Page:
Images of suffering children have a unique power in politics. They forced the Trump Administration to end its policy of ripping migrant children from their parents at the southwest border. In 2015 a photo of a dead 3-year-old who drowned trying to reach Greece also inspired policy changes across Europe. But the goodwill did not last.
Three years on from that awful image of the late Alan Kurdi lying facedown on a Turkish beach, the wave of sympathy in Europe has almost entirely vanished. The politics across the Continent are now more toxic and divisive than they were before. Italy’s hard-line Interior Minister Matteo Salvini insists that his country’s ports are closed to all new arrivals. Angela Merkel’s 2015 decision to open up Germany’s borders to hundreds of thousands of refugees has provoked strong backlash. Her own coalition partners have threatened the survival of her government unless she changes course. Sebastian Kurz in Austria and Viktor Orban in Hungary are united by their contempt for Merkel’s decision. She assumed that where Germany led, others would follow. She was wrong.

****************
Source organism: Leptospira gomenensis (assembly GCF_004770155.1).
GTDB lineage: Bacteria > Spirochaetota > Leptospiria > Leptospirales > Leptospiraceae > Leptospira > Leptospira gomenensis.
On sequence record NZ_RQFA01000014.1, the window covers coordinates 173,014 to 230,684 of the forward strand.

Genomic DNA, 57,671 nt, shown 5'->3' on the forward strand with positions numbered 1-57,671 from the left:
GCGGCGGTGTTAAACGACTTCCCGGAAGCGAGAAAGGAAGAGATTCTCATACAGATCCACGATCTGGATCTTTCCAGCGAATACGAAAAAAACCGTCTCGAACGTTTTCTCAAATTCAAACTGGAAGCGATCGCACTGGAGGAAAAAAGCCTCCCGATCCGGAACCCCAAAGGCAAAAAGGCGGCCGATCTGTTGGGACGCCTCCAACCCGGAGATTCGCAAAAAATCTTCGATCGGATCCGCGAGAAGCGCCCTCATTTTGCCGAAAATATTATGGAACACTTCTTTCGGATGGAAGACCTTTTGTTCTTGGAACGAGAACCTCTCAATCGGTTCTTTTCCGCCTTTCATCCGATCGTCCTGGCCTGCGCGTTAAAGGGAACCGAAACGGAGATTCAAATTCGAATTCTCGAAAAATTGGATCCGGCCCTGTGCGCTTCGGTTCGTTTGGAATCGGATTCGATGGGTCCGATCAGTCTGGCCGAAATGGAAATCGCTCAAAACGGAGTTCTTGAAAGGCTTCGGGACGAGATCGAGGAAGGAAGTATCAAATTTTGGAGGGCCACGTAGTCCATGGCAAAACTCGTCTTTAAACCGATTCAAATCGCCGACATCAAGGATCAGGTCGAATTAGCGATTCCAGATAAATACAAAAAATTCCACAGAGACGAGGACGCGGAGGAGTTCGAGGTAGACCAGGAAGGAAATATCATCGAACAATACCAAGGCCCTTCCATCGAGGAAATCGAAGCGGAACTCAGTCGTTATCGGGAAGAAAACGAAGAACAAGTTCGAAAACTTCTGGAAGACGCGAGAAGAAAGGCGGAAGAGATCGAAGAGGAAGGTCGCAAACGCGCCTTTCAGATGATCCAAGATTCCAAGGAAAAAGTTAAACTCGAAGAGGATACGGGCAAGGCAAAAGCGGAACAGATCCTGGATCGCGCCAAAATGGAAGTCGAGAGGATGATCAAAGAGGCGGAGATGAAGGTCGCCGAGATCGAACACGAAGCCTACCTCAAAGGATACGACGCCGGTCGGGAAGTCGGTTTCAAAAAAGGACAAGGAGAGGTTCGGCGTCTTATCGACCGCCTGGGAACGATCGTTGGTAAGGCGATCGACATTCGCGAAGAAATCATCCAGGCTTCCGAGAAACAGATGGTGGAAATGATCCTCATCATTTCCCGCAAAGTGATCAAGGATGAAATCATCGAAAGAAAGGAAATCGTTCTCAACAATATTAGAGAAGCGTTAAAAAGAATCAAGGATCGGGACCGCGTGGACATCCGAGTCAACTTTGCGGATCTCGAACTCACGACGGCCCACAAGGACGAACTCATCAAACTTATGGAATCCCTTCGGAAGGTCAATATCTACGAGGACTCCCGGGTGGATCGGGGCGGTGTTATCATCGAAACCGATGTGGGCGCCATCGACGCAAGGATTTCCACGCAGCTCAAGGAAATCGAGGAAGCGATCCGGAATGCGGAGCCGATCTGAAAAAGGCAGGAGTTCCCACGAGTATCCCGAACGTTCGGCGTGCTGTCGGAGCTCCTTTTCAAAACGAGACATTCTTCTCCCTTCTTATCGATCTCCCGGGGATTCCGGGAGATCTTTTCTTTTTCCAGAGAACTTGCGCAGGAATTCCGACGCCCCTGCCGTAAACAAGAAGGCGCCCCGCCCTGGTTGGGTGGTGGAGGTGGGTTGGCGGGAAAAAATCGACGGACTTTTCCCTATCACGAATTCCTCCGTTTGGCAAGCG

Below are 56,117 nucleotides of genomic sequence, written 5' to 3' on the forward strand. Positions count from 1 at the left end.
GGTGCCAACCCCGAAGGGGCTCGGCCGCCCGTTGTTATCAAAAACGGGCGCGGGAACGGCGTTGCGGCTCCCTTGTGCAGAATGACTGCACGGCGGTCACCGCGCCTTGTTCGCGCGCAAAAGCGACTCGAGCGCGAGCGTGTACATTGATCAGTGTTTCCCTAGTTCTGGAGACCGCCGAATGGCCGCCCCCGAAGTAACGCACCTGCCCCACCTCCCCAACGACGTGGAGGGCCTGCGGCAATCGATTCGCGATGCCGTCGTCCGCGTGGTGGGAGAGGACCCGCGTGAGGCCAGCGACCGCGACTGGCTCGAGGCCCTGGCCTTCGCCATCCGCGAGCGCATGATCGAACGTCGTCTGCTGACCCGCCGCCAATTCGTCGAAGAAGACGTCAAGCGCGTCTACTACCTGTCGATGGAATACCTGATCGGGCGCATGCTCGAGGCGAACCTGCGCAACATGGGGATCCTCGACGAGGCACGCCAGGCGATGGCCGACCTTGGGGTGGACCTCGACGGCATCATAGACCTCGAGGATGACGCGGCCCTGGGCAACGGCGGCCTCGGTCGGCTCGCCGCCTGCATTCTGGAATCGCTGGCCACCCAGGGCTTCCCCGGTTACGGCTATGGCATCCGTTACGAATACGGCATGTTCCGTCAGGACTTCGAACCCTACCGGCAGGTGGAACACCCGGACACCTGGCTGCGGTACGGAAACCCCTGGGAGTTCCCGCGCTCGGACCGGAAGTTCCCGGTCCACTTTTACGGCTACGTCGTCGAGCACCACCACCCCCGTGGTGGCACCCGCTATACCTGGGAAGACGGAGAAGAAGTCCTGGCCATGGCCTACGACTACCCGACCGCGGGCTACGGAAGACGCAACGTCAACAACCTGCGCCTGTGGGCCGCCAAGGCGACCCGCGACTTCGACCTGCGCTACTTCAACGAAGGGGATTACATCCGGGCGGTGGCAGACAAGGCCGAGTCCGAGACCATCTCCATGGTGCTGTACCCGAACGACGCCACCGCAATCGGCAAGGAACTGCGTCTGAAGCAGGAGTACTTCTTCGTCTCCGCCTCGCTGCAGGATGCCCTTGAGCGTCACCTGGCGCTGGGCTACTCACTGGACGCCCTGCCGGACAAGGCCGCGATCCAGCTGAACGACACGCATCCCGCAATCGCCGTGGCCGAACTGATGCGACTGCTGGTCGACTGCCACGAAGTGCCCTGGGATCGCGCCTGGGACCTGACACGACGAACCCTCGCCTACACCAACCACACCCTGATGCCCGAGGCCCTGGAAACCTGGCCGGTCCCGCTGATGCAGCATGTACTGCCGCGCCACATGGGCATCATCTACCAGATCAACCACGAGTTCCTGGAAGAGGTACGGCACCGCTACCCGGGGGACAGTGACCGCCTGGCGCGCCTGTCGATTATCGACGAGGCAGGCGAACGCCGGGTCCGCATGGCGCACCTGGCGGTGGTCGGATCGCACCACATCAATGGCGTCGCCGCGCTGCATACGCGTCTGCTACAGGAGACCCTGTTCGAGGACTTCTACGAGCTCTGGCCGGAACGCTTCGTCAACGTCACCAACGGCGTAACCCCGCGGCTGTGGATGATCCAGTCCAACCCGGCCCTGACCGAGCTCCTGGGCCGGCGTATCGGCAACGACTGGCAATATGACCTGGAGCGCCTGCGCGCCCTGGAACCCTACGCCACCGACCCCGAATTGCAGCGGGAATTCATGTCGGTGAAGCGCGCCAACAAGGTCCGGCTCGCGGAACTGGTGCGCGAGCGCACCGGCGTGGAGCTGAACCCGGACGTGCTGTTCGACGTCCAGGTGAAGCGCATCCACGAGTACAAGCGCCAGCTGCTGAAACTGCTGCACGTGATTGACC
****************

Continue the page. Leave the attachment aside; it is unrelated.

The European experience shows that temporary measures, especially if hastily adopted to answer outrage, do not fix the problem. They can even make it worse. And if it takes the sight of tormented children to move us to act, there is little prospect of a lasting solution, because we will be forever at the mercy of our emotional responses to passing events instead of durable values.
But by fixating on the sufferings of the young, we ignore the bigger picture: what makes immigration such a difficult issue for today’s democracies to resolve is the attitude of the old.
Ours are the first major societies in history where the elderly dominate the youth simply by weight of numbers. Stretching back to ancient Greece, democracy was always primarily a politics for young people. The constitutional safeguards that were put in place sought to protect against their excesses.
By David Runciman for T I M E
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